By Mannix Porterfield
In his collegiate days, Steve Harrison sent many a football flying through the uprights in a Brown University uniform.
Two years from now, the former West Virginia legislator just might try to score again, this time with the stakes higher, on the political gridiron as a congressman, by succeeding fellow Republican and seven-term Rep. Shelley Moore Capito in the 2nd District.
“I’m very interested in the congressional race,” Harrison acknowledged in a Friday interview.
“Actually, I’ve been interested in that one for a long time. I’ve told people for quite a while if and when Shelley ever made a move to run for something else, I’d have to take a serious look at the congressional race.”
By her own choice, Capito’s days in the 2nd District are numbered.
Back on Nov. 26, the daughter of former West Virginia Gov. Arch A. Moore Jr. gathered reporters in the lower rotunda of the state Capitol to announce plans to run in two years for the U.S. Senate, a seat now occupied by Sen. Jay Rockefeller, a Democrat.
“It’s not definite yet,” said Harrison, who served 14 years in the House of Delegates before winning one term in the Senate, choosing not to seek re-election when his term ended in 2006.
Early after the New Year arrives, the Cross Lanes resident is expected to reach “a more definite decision.”
“But I am leaning in that direction and anticipate probably having a decision early next year,” Harrison said.
“I think so many of the major decisions are now being made in Congress. I really enjoyed and was glad to have the opportunity to serve in the Legislature, but it seems like most of the major decisions now are decided on the federal level and I think I can make a difference for our nation, as well as our state. I’d like to have that opportunity.”
Harrison acknowledged “a solid conservative record” in his days as a state legislator, “but I think I’m approachable.”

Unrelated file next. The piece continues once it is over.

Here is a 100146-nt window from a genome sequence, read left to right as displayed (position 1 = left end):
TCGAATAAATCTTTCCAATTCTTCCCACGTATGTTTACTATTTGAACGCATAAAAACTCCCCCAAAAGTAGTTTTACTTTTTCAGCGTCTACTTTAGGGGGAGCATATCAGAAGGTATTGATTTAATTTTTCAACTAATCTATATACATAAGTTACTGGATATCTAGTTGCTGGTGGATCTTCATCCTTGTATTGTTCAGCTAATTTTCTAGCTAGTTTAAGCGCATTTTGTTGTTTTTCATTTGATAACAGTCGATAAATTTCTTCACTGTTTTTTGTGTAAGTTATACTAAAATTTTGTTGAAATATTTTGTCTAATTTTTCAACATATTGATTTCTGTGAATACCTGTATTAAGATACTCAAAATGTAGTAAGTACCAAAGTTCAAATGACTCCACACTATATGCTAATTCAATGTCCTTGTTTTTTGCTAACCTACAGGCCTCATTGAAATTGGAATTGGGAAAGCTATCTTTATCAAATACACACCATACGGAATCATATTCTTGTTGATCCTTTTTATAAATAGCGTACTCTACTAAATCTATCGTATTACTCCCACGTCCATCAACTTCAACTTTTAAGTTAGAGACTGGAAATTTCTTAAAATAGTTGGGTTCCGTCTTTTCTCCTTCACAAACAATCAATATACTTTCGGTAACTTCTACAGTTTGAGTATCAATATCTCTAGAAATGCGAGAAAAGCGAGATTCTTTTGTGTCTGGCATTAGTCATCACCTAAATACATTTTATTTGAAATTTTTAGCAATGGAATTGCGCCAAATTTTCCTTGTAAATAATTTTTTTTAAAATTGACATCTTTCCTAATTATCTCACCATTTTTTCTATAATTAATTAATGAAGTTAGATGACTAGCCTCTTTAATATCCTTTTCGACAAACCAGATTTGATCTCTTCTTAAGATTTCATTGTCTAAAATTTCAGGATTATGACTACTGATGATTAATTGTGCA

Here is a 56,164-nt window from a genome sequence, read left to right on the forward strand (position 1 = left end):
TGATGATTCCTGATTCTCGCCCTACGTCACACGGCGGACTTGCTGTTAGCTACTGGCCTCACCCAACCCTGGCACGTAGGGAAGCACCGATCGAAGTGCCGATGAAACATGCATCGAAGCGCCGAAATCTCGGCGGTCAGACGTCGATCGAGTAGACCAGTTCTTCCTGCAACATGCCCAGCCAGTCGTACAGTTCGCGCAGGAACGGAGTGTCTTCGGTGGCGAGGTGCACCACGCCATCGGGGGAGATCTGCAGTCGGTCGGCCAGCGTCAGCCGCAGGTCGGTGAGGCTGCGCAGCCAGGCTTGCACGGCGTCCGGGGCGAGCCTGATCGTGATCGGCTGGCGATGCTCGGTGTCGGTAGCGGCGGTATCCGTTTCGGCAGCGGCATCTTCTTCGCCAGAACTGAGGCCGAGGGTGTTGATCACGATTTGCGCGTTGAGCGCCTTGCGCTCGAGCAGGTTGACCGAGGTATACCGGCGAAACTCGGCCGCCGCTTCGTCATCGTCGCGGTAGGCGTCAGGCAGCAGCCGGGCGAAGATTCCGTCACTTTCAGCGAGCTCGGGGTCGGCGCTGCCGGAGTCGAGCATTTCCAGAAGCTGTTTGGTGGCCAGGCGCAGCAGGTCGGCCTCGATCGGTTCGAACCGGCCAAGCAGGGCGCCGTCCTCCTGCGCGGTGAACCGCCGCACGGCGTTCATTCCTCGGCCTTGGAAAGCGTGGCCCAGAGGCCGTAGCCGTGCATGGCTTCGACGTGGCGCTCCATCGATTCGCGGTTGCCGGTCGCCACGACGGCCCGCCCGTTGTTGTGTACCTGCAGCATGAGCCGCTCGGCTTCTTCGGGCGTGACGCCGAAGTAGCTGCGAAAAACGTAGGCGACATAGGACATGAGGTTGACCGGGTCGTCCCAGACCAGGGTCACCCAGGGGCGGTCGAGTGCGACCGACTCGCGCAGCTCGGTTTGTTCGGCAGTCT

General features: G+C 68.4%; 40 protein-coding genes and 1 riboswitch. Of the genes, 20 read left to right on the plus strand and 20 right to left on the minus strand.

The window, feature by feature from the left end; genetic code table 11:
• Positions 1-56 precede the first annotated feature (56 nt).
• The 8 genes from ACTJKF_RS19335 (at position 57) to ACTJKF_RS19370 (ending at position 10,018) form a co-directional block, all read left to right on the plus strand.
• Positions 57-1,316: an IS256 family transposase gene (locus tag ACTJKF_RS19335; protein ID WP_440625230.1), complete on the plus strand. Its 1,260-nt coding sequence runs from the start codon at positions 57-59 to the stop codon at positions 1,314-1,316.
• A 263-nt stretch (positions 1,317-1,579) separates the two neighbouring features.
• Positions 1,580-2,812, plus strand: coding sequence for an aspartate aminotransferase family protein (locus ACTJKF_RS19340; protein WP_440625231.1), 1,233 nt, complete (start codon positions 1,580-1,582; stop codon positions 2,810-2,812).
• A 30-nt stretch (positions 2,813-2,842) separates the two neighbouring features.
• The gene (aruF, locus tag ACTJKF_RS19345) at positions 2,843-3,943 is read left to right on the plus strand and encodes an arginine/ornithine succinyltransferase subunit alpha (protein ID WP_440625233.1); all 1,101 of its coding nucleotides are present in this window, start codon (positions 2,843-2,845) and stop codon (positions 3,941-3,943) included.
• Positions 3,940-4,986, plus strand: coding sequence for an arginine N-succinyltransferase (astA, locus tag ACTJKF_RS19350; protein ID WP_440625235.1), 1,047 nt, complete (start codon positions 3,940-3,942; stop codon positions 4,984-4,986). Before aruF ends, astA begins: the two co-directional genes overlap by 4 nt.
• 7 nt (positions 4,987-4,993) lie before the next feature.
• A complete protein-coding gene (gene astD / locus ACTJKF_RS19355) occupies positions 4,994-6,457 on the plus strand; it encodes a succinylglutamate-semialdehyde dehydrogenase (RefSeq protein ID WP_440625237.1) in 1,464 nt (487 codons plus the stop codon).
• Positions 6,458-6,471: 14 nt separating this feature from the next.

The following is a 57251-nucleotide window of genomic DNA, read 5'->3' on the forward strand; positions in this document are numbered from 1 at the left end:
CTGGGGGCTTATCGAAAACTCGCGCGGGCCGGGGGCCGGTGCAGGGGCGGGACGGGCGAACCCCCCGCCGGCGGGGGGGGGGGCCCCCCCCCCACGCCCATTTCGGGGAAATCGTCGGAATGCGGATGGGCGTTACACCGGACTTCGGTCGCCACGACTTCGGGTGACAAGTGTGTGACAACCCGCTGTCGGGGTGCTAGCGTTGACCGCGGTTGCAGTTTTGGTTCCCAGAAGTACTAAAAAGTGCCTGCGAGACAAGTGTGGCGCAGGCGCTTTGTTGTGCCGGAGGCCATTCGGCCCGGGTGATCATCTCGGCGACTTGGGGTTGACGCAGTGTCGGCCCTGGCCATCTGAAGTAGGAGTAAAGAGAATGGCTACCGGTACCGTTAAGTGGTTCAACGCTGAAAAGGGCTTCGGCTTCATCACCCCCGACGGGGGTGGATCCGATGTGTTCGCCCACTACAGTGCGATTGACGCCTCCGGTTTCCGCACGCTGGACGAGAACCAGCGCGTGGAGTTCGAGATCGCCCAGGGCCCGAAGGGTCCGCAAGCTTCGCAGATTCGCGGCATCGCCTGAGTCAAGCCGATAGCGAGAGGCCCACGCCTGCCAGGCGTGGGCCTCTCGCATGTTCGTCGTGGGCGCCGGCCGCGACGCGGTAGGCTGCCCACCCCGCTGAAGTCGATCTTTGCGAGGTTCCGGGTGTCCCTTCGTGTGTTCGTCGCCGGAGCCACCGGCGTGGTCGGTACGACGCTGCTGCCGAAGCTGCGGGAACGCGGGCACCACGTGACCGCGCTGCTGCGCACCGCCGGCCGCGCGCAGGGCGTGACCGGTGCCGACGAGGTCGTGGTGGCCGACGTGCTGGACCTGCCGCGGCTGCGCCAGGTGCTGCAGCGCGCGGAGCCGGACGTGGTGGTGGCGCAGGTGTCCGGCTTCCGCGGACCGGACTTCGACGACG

In each of his legislative races, Harrison noted, he ran in districts where Democrats held the voter registration edge and was never defeated.
“I think I had support certainly from both parties,” he said.
“I think I always tried to let people know where I stood on issues. I don’t think there was any question on most of the issues how I was going to vote and I think folks respected that. Obviously, not all the voters agreed with me on every issue. I think they found me approachable and somebody who would stick by his word. I think that got me a lot of support through the years. I would expect to do the same type of thing in Congress.”
Until a policy change in the 1990s, Ivy League freshmen couldn’t play varsity football, so Harrison was a three-year letterman, and wound up playing three positions — tight end, offensive tackle and ultimately a place-kicker, that last role coming as a senior when the regular kicker was sidelined with an injury.
Not long ago, Harrison put in some time as a kicker in semi-pro football.
“I never thought I would be playing in a full pad football game again,” he said. “I had a lot of fun.”
Without doubt, he remains in shape.
“I kicked a 55-yarder this month,” he said. “I still have some range there.”
Harrison has been in the banking industry 22 years and for more than 16 years has been a vice president and the chief customer officer at the Poca Valley Bank.
Ivy League schools have a liberal reputation, and while on the Brown campus, Harrison rubbed shoulders with some political notables on the left.
He was in the same class as Amy Carter, daughter of former President Jimmy Carter, and once sat in a political science class with Kara Du-kakis, daughter of the 1988 presidential hopeful, and Harrison can recall two other children of political luminaries — a son of former Vice President Walter Mondale and a daughter of his one-time running mate, Geraldine Ferraro.
“I was one of the few to come out of Brown as a conservative Republican,” Harrison said, laughing.
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